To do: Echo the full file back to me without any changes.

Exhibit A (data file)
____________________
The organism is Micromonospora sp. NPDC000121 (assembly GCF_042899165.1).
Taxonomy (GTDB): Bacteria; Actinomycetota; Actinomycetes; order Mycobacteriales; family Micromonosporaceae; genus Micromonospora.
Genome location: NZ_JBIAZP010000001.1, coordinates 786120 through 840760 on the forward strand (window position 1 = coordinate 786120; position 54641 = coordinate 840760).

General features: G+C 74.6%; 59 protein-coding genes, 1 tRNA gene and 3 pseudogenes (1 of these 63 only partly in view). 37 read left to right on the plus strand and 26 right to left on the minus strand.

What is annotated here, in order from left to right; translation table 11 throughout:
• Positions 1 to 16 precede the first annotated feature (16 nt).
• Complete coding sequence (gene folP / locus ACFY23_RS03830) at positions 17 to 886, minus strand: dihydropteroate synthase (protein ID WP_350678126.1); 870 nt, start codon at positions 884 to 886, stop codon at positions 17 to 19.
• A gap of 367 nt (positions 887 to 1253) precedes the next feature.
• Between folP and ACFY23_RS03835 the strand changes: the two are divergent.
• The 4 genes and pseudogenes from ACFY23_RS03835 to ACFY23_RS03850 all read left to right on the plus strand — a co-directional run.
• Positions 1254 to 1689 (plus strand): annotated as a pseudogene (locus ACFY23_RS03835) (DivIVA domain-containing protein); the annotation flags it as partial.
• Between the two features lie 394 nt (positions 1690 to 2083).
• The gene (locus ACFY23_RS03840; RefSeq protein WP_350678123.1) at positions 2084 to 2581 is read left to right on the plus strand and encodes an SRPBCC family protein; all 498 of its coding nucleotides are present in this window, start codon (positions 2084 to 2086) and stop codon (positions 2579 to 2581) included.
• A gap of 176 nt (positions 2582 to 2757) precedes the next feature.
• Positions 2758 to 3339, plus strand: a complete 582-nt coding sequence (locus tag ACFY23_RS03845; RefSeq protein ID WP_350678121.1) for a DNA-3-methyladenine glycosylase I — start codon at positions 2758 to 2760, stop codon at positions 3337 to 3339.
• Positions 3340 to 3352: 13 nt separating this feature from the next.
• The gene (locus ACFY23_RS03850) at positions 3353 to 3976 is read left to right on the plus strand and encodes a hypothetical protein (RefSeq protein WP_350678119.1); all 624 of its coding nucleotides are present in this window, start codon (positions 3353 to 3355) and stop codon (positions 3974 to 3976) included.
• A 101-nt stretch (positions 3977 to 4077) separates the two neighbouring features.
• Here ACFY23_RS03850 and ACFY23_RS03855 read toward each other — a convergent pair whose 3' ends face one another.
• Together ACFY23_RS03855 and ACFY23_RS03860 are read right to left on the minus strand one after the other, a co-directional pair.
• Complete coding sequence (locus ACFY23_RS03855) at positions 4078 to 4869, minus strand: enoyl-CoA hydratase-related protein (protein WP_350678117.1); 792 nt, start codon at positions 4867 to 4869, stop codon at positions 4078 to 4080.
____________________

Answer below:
The organism is Micromonospora sp. NPDC000121 (assembly GCF_042899165.1).
Taxonomy (GTDB): Bacteria; Actinomycetota; Actinomycetes; order Mycobacteriales; family Micromonosporaceae; genus Micromonospora.
Genome location: NZ_JBIAZP010000001.1, coordinates 786120 through 840760 on the forward strand (window position 1 = coordinate 786120; position 54641 = coordinate 840760).

General features: G+C 74.6%; 59 protein-coding genes, 1 tRNA gene and 3 pseudogenes (1 of these 63 only partly in view). 37 read left to right on the plus strand and 26 right to left on the minus strand.

What is annotated here, in order from left to right; translation table 11 throughout:
• Positions 1 to 16 precede the first annotated feature (16 nt).
• Complete coding sequence (gene folP / locus ACFY23_RS03830) at positions 17 to 886, minus strand: dihydropteroate synthase (protein ID WP_350678126.1); 870 nt, start codon at positions 884 to 886, stop codon at positions 17 to 19.
• A gap of 367 nt (positions 887 to 1253) precedes the next feature.
• Between folP and ACFY23_RS03835 the strand changes: the two are divergent.
• The 4 genes and pseudogenes from ACFY23_RS03835 to ACFY23_RS03850 all read left to right on the plus strand — a co-directional run.
• Positions 1254 to 1689 (plus strand): annotated as a pseudogene (locus ACFY23_RS03835) (DivIVA domain-containing protein); the annotation flags it as partial.
• Between the two features lie 394 nt (positions 1690 to 2083).
• The gene (locus ACFY23_RS03840; RefSeq protein WP_350678123.1) at positions 2084 to 2581 is read left to right on the plus strand and encodes an SRPBCC family protein; all 498 of its coding nucleotides are present in this window, start codon (positions 2084 to 2086) and stop codon (positions 2579 to 2581) included.
• A gap of 176 nt (positions 2582 to 2757) precedes the next feature.
• Positions 2758 to 3339, plus strand: a complete 582-nt coding sequence (locus tag ACFY23_RS03845; RefSeq protein ID WP_350678121.1) for a DNA-3-methyladenine glycosylase I — start codon at positions 2758 to 2760, stop codon at positions 3337 to 3339.
• Positions 3340 to 3352: 13 nt separating this feature from the next.
• The gene (locus ACFY23_RS03850) at positions 3353 to 3976 is read left to right on the plus strand and encodes a hypothetical protein (RefSeq protein WP_350678119.1); all 624 of its coding nucleotides are present in this window, start codon (positions 3353 to 3355) and stop codon (positions 3974 to 3976) included.
• A 101-nt stretch (positions 3977 to 4077) separates the two neighbouring features.
• Here ACFY23_RS03850 and ACFY23_RS03855 read toward each other — a convergent pair whose 3' ends face one another.
• Together ACFY23_RS03855 and ACFY23_RS03860 are read right to left on the minus strand one after the other, a co-directional pair.
• Complete coding sequence (locus ACFY23_RS03855) at positions 4078 to 4869, minus strand: enoyl-CoA hydratase-related protein (protein WP_350678117.1); 792 nt, start codon at positions 4867 to 4869, stop codon at positions 4078 to 4080.